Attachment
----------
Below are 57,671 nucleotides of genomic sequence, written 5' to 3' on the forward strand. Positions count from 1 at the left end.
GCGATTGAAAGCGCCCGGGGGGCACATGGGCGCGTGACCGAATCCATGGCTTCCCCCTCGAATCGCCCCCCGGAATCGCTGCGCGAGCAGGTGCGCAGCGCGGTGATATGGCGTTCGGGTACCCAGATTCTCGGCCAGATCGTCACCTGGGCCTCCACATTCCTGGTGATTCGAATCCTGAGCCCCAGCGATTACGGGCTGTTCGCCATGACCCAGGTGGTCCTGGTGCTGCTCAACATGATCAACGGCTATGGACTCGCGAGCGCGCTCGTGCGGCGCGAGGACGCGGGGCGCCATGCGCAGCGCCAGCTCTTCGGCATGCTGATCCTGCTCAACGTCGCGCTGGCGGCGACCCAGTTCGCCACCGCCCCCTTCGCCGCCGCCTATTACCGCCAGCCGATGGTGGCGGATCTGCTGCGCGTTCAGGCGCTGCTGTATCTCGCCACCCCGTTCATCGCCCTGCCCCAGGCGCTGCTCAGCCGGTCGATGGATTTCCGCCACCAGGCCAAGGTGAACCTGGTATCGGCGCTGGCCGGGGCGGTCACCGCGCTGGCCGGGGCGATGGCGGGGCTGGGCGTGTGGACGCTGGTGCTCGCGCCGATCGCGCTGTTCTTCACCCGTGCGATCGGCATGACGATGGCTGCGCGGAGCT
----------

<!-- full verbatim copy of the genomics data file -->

Below are 57,671 nucleotides of genomic sequence, written 5' to 3' on the forward strand. Positions count from 1 at the left end.
GCGATTGAAAGCGCCCGGGGGGCACATGGGCGCGTGACCGAATCCATGGCTTCCCCCTCGAATCGCCCCCCGGAATCGCTGCGCGAGCAGGTGCGCAGCGCGGTGATATGGCGTTCGGGTACCCAGATTCTCGGCCAGATCGTCACCTGGGCCTCCACATTCCTGGTGATTCGAATCCTGAGCCCCAGCGATTACGGGCTGTTCGCCATGACCCAGGTGGTCCTGGTGCTGCTCAACATGATCAACGGCTATGGACTCGCGAGCGCGCTCGTGCGGCGCGAGGACGCGGGGCGCCATGCGCAGCGCCAGCTCTTCGGCATGCTGATCCTGCTCAACGTCGCGCTGGCGGCGACCCAGTTCGCCACCGCCCCCTTCGCCGCCGCCTATTACCGCCAGCCGATGGTGGCGGATCTGCTGCGCGTTCAGGCGCTGCTGTATCTCGCCACCCCGTTCATCGCCCTGCCCCAGGCGCTGCTCAGCCGGTCGATGGATTTCCGCCACCAGGCCAAGGTGAACCTGGTATCGGCGCTGGCCGGGGCGGTCACCGCGCTGGCCGGGGCGATGGCGGGGCTGGGCGTGTGGACGCTGGTGCTCGCGCCGATCGCGCTGTTCTTCACCCGTGCGATCGGCATGACGATGGCTGCGCGGAGCT